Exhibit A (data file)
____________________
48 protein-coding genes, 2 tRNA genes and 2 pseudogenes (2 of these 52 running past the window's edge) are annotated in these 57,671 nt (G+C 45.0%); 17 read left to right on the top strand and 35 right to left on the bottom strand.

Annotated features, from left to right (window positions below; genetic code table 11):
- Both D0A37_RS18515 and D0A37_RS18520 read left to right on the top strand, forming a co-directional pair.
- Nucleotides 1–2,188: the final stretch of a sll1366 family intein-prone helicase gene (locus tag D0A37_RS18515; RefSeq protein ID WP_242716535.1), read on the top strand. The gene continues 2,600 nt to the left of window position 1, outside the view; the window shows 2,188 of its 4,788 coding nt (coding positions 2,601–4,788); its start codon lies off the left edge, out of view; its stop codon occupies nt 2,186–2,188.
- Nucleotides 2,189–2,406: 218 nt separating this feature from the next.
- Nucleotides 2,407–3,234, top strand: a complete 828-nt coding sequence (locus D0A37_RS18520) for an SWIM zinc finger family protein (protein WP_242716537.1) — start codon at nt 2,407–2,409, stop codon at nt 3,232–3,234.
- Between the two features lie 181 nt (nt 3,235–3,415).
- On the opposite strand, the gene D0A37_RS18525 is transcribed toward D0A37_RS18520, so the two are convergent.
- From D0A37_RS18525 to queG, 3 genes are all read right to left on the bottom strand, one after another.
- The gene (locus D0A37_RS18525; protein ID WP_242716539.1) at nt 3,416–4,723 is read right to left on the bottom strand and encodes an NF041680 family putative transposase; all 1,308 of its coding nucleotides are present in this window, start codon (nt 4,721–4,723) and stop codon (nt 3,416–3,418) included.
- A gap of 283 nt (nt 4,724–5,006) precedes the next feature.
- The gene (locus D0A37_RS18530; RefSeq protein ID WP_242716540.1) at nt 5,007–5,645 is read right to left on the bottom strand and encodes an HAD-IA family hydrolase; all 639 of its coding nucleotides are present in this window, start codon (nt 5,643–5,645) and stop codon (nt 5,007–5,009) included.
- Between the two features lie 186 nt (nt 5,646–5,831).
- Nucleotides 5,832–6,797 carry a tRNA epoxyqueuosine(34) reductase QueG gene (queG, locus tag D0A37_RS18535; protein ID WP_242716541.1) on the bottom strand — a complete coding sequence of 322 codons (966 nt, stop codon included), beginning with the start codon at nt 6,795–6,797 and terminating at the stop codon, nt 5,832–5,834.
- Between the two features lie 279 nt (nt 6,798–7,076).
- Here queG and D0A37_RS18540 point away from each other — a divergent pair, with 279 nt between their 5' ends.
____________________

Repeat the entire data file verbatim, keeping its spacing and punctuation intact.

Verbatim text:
48 protein-coding genes, 2 tRNA genes and 2 pseudogenes (2 of these 52 running past the window's edge) are annotated in these 57,671 nt (G+C 45.0%); 17 read left to right on the top strand and 35 right to left on the bottom strand.

Annotated features, from left to right (window positions below; genetic code table 11):
- Both D0A37_RS18515 and D0A37_RS18520 read left to right on the top strand, forming a co-directional pair.
- Nucleotides 1–2,188: the final stretch of a sll1366 family intein-prone helicase gene (locus tag D0A37_RS18515; RefSeq protein ID WP_242716535.1), read on the top strand. The gene continues 2,600 nt to the left of window position 1, outside the view; the window shows 2,188 of its 4,788 coding nt (coding positions 2,601–4,788); its start codon lies off the left edge, out of view; its stop codon occupies nt 2,186–2,188.
- Nucleotides 2,189–2,406: 218 nt separating this feature from the next.
- Nucleotides 2,407–3,234, top strand: a complete 828-nt coding sequence (locus D0A37_RS18520) for an SWIM zinc finger family protein (protein WP_242716537.1) — start codon at nt 2,407–2,409, stop codon at nt 3,232–3,234.
- Between the two features lie 181 nt (nt 3,235–3,415).
- On the opposite strand, the gene D0A37_RS18525 is transcribed toward D0A37_RS18520, so the two are convergent.
- From D0A37_RS18525 to queG, 3 genes are all read right to left on the bottom strand, one after another.
- The gene (locus D0A37_RS18525; protein ID WP_242716539.1) at nt 3,416–4,723 is read right to left on the bottom strand and encodes an NF041680 family putative transposase; all 1,308 of its coding nucleotides are present in this window, start codon (nt 4,721–4,723) and stop codon (nt 3,416–3,418) included.
- A gap of 283 nt (nt 4,724–5,006) precedes the next feature.
- The gene (locus D0A37_RS18530; RefSeq protein ID WP_242716540.1) at nt 5,007–5,645 is read right to left on the bottom strand and encodes an HAD-IA family hydrolase; all 639 of its coding nucleotides are present in this window, start codon (nt 5,643–5,645) and stop codon (nt 5,007–5,009) included.
- Between the two features lie 186 nt (nt 5,646–5,831).
- Nucleotides 5,832–6,797 carry a tRNA epoxyqueuosine(34) reductase QueG gene (queG, locus tag D0A37_RS18535; protein ID WP_242716541.1) on the bottom strand — a complete coding sequence of 322 codons (966 nt, stop codon included), beginning with the start codon at nt 6,795–6,797 and terminating at the stop codon, nt 5,832–5,834.
- Between the two features lie 279 nt (nt 6,798–7,076).
- Here queG and D0A37_RS18540 point away from each other — a divergent pair, with 279 nt between their 5' ends.